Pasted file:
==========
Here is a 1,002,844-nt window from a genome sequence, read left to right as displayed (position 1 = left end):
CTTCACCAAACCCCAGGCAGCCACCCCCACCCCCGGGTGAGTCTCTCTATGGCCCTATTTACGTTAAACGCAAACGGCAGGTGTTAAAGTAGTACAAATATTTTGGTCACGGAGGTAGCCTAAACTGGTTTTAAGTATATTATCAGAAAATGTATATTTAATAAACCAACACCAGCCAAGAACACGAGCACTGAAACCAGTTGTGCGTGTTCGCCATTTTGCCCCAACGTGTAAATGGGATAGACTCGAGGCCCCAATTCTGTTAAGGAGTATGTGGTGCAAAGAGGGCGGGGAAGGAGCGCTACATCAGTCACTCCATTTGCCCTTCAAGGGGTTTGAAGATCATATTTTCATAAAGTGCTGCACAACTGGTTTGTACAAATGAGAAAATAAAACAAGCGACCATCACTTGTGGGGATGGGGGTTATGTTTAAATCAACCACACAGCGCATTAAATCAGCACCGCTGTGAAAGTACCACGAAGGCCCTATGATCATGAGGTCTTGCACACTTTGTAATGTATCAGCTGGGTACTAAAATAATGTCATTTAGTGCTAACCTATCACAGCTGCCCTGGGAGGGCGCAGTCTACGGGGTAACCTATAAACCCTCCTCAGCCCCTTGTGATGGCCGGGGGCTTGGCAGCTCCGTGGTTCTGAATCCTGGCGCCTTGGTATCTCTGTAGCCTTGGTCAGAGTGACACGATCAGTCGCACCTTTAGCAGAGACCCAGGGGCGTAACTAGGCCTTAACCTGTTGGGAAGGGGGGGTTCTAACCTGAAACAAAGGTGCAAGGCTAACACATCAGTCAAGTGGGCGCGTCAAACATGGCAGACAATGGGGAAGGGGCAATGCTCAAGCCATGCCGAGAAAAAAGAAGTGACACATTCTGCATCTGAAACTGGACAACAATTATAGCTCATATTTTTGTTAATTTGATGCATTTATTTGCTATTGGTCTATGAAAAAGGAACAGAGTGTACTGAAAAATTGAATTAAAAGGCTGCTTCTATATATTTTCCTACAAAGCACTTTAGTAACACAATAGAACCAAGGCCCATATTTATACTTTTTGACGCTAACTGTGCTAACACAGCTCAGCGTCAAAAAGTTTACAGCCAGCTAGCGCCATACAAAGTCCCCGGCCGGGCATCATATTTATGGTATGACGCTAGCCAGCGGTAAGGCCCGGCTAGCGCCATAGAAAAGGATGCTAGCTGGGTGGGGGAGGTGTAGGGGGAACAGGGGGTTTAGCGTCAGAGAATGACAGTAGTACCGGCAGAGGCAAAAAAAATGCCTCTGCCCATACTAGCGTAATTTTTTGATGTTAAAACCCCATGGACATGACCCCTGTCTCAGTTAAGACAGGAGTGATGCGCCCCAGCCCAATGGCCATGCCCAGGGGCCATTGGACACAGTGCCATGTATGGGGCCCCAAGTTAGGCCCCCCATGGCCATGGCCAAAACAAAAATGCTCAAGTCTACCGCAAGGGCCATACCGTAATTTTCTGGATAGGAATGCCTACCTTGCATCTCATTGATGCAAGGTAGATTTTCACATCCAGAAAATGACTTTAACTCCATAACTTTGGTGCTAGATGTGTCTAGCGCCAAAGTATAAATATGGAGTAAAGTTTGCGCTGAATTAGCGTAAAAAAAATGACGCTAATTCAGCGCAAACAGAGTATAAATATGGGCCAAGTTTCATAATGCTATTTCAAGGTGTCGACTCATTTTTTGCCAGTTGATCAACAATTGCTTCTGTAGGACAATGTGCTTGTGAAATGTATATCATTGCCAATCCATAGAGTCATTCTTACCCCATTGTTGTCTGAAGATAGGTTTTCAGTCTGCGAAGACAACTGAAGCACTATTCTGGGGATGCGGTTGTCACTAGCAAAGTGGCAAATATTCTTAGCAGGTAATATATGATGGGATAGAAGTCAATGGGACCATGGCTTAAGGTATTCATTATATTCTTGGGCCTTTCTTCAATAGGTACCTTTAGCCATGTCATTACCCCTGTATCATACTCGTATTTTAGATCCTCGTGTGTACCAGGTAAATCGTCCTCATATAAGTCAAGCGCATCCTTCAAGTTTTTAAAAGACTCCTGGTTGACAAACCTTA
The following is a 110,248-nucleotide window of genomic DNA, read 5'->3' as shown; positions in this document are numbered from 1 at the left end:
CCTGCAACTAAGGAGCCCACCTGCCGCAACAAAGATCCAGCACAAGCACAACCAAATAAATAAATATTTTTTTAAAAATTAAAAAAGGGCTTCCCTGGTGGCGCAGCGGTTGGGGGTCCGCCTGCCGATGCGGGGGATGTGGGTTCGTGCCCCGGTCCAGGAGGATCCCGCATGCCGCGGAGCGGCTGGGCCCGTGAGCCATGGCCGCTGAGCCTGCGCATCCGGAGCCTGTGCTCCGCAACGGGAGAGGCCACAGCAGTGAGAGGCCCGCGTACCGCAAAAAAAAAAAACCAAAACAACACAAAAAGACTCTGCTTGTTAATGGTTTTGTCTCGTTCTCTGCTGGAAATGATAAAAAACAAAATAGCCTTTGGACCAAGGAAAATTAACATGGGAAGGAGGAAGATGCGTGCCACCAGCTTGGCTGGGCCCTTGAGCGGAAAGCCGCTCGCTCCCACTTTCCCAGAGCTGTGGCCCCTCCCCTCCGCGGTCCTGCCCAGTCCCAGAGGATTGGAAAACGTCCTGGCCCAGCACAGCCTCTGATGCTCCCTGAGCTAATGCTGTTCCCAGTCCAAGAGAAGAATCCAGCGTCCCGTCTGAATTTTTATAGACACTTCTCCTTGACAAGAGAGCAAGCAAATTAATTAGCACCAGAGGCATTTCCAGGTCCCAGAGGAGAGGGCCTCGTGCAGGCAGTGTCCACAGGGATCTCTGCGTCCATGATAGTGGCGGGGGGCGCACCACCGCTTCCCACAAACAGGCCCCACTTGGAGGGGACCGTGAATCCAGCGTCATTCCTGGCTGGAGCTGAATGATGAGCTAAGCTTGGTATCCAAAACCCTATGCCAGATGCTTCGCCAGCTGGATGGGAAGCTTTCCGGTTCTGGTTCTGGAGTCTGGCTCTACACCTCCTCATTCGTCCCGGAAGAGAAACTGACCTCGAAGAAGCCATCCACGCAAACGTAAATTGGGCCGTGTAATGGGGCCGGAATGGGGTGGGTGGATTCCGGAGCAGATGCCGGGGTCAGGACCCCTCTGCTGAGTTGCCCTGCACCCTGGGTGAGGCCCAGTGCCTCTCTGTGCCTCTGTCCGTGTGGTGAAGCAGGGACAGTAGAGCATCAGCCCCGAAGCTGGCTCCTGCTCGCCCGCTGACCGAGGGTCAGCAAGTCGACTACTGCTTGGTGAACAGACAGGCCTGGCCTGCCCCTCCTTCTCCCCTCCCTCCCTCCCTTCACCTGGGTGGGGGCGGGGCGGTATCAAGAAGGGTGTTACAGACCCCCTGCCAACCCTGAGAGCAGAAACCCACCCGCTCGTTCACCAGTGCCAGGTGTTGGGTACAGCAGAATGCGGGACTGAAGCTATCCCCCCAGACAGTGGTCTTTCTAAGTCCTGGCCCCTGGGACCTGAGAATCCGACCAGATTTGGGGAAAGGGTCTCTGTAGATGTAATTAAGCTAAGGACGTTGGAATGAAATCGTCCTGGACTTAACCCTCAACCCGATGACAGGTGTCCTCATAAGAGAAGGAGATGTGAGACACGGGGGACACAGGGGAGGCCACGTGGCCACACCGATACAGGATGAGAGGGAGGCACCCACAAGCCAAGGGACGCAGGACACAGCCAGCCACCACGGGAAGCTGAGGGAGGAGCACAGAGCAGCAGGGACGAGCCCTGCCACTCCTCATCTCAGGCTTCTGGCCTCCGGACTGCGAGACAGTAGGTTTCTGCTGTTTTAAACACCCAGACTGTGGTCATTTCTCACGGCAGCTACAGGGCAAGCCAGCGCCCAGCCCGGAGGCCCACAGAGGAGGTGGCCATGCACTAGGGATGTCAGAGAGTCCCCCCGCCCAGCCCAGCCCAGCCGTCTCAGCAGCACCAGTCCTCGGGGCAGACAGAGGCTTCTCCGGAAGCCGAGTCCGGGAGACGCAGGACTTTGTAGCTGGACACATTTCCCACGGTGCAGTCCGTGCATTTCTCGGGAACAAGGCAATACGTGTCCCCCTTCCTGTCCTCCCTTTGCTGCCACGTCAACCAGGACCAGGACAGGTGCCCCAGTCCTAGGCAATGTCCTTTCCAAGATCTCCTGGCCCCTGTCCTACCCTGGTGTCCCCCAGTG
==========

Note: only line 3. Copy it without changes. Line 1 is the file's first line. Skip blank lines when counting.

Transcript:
The following is a 110,248-nucleotide window of genomic DNA, read 5'->3' as shown; positions in this document are numbered from 1 at the left end: